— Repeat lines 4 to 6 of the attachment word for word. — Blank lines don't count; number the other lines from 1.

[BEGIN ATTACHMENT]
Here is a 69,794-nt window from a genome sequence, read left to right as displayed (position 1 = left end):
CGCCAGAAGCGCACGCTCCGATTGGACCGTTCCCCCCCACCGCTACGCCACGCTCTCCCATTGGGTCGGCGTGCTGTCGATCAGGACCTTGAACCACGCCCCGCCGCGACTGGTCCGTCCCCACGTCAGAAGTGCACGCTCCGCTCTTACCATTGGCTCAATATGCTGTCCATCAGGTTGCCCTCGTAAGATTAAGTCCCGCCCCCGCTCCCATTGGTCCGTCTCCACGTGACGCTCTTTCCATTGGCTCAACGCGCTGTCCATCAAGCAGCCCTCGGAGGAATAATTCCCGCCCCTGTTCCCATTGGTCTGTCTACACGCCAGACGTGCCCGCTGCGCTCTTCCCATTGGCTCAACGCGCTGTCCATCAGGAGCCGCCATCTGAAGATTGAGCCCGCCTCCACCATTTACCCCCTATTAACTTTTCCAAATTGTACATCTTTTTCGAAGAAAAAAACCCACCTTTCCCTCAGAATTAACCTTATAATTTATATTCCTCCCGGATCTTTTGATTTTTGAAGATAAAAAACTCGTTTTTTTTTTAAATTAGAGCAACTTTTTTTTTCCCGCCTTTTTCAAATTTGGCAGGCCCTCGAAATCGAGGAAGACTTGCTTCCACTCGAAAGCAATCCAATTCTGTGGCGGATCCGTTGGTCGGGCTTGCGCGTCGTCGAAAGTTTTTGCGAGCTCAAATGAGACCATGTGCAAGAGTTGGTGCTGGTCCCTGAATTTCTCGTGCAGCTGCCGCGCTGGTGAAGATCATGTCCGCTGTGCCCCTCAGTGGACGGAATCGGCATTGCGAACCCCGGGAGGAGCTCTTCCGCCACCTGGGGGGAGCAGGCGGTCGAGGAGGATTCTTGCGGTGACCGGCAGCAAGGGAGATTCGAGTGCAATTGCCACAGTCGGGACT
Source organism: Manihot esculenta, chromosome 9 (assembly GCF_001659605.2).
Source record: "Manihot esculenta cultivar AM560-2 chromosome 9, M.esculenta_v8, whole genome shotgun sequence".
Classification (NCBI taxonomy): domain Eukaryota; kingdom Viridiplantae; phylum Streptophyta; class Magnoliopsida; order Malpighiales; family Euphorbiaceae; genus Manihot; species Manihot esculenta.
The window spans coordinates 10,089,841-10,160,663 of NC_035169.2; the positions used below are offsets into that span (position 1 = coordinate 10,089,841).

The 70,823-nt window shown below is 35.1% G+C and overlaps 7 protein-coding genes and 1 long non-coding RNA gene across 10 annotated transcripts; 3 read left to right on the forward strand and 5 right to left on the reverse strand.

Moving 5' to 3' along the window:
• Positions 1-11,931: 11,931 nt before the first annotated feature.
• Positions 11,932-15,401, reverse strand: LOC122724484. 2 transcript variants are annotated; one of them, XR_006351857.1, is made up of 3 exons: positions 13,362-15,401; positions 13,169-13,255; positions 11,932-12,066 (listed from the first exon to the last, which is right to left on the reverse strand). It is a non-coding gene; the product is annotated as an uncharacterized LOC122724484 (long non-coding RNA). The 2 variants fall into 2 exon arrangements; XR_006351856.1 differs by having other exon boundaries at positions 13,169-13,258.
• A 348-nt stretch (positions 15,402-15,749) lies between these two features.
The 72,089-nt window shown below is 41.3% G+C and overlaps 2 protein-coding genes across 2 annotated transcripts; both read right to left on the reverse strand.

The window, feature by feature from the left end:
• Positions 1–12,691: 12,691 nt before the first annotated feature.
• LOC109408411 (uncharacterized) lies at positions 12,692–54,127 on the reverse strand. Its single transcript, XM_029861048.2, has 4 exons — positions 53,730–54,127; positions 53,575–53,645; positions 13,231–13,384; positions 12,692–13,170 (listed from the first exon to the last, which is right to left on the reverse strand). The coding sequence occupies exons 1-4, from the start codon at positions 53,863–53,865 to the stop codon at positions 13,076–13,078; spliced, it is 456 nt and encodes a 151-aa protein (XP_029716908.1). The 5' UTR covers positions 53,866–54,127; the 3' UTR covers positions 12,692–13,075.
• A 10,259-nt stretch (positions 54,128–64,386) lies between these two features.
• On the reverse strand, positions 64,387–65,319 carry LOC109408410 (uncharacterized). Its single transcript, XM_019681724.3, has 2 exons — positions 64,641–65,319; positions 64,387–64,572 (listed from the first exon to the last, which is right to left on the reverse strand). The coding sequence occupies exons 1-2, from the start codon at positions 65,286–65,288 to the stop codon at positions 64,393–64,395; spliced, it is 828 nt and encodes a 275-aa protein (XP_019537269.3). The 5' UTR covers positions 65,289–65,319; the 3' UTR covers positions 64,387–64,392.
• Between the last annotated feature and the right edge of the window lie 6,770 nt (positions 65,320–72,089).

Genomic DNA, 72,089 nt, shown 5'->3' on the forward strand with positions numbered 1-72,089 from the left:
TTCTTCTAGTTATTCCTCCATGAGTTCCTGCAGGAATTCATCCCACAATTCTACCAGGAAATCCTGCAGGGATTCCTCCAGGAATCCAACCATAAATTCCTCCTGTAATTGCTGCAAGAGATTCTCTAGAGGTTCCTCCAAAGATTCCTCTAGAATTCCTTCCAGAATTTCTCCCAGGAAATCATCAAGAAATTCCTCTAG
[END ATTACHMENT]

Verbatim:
Source record: "Manihot esculenta cultivar AM560-2 chromosome 9, M.esculenta_v8, whole genome shotgun sequence".
Classification (NCBI taxonomy): domain Eukaryota; kingdom Viridiplantae; phylum Streptophyta; class Magnoliopsida; order Malpighiales; family Euphorbiaceae; genus Manihot; species Manihot esculenta.
The window spans coordinates 10,089,841-10,160,663 of NC_035169.2; the positions used below are offsets into that span (position 1 = coordinate 10,089,841).